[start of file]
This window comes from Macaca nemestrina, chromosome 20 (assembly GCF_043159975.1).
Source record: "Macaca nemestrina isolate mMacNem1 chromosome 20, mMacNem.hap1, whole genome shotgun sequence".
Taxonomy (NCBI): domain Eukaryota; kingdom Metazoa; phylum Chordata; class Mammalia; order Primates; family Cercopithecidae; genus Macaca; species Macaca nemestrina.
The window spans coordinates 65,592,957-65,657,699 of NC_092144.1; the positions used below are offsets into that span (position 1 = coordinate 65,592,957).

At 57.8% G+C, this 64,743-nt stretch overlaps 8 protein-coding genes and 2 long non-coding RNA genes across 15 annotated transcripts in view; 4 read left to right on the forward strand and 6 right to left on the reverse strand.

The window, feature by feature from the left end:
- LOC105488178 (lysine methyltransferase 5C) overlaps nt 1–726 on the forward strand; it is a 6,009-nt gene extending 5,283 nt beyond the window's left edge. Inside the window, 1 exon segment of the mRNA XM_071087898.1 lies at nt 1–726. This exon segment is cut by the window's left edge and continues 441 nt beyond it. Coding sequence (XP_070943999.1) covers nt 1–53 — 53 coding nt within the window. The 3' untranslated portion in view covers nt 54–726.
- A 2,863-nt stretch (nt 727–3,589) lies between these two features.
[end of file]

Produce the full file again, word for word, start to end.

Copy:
This window comes from Macaca nemestrina, chromosome 20 (assembly GCF_043159975.1).
Source record: "Macaca nemestrina isolate mMacNem1 chromosome 20, mMacNem.hap1, whole genome shotgun sequence".
Taxonomy (NCBI): domain Eukaryota; kingdom Metazoa; phylum Chordata; class Mammalia; order Primates; family Cercopithecidae; genus Macaca; species Macaca nemestrina.
The window spans coordinates 65,592,957-65,657,699 of NC_092144.1; the positions used below are offsets into that span (position 1 = coordinate 65,592,957).

At 57.8% G+C, this 64,743-nt stretch overlaps 8 protein-coding genes and 2 long non-coding RNA genes across 15 annotated transcripts in view; 4 read left to right on the forward strand and 6 right to left on the reverse strand.

The window, feature by feature from the left end:
- LOC105488178 (lysine methyltransferase 5C) overlaps nt 1–726 on the forward strand; it is a 6,009-nt gene extending 5,283 nt beyond the window's left edge. Inside the window, 1 exon segment of the mRNA XM_071087898.1 lies at nt 1–726. This exon segment is cut by the window's left edge and continues 441 nt beyond it. Coding sequence (XP_070943999.1) covers nt 1–53 — 53 coding nt within the window. The 3' untranslated portion in view covers nt 54–726.
- A 2,863-nt stretch (nt 727–3,589) lies between these two features.